# ssh drobbins@remotebox Last login: Thu Jun 28 20:28:47 2001 from localbox.gentoo.org Welcome to remotebox! %
However, while this is convenient, you shouldn’t use this approach without fully understanding its security impact. With an unencrypted private key, if anyone ever hacks into localbox, they’ll also get automatic access to remotebox and any other systems that have been configured with the public key.
I know what you’re thinking. Passwordless authentication, despite being a bit risky does seem really appealing. I totally agree. But there is a better way! Stick with me, and I’ll show you how to gain the benefits of passwordless authentication without compromising your private key security. I’ll show you how to masterfully use
ssh-agent (the thing that makes secure passwordless authentication possible in the first place) in my next article. Now, let’s get ready to use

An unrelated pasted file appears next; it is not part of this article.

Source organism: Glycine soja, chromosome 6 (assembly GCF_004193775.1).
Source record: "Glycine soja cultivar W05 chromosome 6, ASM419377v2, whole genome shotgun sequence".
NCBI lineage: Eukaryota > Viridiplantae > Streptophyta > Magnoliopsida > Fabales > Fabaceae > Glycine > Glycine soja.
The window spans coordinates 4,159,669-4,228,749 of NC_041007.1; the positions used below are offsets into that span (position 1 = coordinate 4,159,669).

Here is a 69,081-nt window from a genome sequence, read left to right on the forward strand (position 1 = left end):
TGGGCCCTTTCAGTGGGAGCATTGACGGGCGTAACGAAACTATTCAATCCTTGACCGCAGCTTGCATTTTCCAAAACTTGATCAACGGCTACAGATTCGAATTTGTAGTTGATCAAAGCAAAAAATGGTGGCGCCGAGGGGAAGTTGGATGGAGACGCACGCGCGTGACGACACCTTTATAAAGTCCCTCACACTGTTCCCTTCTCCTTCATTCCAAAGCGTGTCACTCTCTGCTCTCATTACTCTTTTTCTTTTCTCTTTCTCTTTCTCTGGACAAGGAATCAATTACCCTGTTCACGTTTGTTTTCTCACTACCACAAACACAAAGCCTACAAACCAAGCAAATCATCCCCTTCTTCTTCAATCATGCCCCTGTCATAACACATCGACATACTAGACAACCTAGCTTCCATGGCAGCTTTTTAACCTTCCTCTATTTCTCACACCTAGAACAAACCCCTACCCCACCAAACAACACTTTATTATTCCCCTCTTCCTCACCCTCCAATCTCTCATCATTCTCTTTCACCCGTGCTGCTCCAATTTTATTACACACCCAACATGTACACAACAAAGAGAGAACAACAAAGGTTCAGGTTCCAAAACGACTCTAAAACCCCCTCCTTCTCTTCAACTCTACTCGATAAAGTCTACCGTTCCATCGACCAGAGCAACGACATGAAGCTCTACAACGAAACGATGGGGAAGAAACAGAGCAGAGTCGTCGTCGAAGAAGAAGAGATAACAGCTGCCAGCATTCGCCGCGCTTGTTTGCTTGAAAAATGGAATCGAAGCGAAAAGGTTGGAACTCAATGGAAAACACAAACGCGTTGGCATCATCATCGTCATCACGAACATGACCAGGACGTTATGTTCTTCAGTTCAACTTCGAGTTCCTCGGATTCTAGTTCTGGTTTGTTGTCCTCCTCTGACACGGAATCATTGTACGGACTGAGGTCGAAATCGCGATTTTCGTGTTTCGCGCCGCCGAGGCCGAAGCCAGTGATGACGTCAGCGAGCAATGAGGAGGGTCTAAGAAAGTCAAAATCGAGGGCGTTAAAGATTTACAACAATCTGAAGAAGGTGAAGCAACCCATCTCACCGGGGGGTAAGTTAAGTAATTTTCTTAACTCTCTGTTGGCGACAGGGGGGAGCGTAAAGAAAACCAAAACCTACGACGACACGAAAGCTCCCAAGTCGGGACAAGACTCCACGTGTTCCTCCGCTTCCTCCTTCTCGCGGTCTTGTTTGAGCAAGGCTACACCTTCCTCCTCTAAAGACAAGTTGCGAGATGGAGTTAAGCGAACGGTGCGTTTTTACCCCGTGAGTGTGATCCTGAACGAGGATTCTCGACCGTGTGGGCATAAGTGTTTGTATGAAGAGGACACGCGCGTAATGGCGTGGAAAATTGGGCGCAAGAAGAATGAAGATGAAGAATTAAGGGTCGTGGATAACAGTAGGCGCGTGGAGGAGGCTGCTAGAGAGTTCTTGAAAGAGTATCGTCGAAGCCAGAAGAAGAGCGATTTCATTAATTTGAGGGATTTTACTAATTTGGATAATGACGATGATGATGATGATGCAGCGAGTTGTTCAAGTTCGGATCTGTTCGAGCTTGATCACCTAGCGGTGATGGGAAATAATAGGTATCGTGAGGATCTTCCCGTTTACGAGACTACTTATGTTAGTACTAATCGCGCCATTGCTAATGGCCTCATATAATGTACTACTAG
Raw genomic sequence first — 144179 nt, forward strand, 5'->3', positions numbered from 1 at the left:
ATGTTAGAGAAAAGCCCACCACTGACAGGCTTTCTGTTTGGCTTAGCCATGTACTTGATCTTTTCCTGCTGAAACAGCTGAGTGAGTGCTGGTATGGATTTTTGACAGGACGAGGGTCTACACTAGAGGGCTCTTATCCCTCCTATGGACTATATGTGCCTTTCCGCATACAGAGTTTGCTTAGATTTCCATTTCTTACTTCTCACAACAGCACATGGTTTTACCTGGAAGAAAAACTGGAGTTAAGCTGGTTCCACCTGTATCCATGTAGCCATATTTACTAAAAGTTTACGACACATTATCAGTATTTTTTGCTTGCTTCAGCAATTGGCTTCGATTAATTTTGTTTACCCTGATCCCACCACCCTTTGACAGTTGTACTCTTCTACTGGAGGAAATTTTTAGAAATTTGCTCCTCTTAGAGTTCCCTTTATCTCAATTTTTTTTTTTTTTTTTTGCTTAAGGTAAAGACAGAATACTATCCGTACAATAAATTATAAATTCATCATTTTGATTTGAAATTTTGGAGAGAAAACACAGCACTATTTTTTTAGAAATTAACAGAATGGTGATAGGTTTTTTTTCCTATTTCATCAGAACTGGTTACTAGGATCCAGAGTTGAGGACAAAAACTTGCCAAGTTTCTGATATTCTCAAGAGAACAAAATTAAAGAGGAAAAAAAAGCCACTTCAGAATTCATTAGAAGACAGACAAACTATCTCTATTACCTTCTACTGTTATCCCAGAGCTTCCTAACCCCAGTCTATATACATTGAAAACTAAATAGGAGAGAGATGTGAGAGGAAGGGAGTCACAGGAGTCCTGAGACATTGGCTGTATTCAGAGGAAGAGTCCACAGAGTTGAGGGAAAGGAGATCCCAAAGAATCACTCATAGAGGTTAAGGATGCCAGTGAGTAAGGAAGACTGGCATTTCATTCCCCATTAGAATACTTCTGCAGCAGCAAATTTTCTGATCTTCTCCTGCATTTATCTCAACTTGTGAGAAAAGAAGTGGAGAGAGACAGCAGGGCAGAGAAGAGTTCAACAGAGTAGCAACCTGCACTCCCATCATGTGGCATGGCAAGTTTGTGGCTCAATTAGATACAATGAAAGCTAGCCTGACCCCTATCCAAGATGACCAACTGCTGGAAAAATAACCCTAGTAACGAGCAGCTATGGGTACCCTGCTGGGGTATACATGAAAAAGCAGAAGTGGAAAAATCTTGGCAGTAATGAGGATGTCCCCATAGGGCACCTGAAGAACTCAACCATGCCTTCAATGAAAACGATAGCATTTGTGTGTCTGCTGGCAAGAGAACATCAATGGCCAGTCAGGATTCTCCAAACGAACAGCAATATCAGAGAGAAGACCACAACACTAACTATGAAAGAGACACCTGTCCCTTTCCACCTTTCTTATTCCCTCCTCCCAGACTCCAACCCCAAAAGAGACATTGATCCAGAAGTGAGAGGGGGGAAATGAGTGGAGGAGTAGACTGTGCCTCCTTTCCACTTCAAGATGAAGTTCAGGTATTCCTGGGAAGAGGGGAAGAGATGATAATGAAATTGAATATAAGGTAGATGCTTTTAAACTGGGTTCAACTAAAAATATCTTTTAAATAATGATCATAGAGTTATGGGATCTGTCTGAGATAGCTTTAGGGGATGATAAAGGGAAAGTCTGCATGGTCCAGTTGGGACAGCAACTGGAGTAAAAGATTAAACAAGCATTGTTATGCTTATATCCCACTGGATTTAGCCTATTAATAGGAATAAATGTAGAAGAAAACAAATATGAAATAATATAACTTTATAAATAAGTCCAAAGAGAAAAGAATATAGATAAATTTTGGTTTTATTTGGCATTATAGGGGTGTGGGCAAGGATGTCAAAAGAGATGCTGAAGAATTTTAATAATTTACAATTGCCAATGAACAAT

ssh-agent by setting up RSA and DSA authentication. Here step-by-step directions.
RSA key pair generation
To set up RSA authentication, we’ll need to perform the one-time step of generating a public/private key pair. We do this by typing:
Accept the default key location when prompted (typically ~/.ssh/identity and ~/.ssh/identity.pub for the public key), and provide
ssh-keygen with a secure passphrase. Once
ssh-keygen completes, you’ll have a public key as well as a passphrase-encrypted private key.
RSA public key install
Next, we’ll need to configure remote systems running
sshd to use our public RSA key for authentication. Typically, this is done by copying the public key to the remote system as follows:
% scp ~/.ssh/identity.pub drobbins@remotebox: